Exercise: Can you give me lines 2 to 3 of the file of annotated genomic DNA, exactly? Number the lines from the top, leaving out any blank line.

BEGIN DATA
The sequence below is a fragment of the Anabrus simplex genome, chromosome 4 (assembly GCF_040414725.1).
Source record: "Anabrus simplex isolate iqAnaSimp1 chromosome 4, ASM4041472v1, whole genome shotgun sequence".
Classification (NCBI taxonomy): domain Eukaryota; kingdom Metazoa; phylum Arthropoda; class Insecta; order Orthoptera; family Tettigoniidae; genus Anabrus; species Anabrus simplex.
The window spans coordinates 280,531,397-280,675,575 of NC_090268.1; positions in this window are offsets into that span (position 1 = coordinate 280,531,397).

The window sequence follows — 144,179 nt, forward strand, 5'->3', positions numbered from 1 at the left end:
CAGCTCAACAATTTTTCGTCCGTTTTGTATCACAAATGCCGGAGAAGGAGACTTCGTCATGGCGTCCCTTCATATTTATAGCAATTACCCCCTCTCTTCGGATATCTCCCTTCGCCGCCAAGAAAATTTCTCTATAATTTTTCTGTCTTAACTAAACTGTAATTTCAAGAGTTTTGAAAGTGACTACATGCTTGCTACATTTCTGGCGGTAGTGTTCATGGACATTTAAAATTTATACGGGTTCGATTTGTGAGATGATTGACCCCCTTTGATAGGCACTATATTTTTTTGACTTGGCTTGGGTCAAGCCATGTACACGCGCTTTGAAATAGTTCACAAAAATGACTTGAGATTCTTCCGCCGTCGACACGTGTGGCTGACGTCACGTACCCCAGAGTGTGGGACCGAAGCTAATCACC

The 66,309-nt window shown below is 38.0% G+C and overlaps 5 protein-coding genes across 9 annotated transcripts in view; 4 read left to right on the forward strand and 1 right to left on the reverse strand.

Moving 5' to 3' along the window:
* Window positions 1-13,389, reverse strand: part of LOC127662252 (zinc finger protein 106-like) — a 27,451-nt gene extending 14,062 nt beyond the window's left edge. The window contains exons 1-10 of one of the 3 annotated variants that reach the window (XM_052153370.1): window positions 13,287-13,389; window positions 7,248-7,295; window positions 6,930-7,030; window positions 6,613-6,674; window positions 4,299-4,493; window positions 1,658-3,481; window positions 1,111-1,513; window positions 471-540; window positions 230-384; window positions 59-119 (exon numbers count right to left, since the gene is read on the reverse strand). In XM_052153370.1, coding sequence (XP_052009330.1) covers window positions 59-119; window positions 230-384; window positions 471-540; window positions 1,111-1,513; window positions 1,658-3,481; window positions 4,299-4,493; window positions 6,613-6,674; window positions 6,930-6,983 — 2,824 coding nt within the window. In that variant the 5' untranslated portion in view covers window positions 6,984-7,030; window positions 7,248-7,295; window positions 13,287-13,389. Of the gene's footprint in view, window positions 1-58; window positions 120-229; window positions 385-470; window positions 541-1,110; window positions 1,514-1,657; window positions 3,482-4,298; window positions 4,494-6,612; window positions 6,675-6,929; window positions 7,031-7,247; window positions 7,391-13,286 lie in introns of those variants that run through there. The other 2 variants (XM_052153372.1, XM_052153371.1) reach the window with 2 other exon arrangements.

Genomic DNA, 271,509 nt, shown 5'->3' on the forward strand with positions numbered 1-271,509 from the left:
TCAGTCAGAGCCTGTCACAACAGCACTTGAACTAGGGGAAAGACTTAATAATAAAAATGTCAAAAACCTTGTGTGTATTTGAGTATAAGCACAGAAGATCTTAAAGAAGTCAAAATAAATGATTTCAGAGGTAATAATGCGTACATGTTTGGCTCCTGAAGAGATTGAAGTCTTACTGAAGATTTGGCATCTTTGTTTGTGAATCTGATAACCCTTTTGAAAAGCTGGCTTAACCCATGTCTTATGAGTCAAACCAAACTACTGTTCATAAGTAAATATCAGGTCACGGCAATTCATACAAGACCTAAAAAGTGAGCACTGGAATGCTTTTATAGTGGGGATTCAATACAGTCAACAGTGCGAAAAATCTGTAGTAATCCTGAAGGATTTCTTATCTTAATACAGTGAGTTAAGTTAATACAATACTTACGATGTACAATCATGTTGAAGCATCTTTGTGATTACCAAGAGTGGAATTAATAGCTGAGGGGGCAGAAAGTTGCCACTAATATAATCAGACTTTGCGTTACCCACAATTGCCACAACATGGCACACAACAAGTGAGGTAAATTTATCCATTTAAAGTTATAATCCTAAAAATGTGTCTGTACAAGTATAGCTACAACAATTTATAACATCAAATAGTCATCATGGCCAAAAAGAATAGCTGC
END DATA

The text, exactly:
Source record: "Anabrus simplex isolate iqAnaSimp1 chromosome 4, ASM4041472v1, whole genome shotgun sequence".
Classification (NCBI taxonomy): domain Eukaryota; kingdom Metazoa; phylum Arthropoda; class Insecta; order Orthoptera; family Tettigoniidae; genus Anabrus; species Anabrus simplex.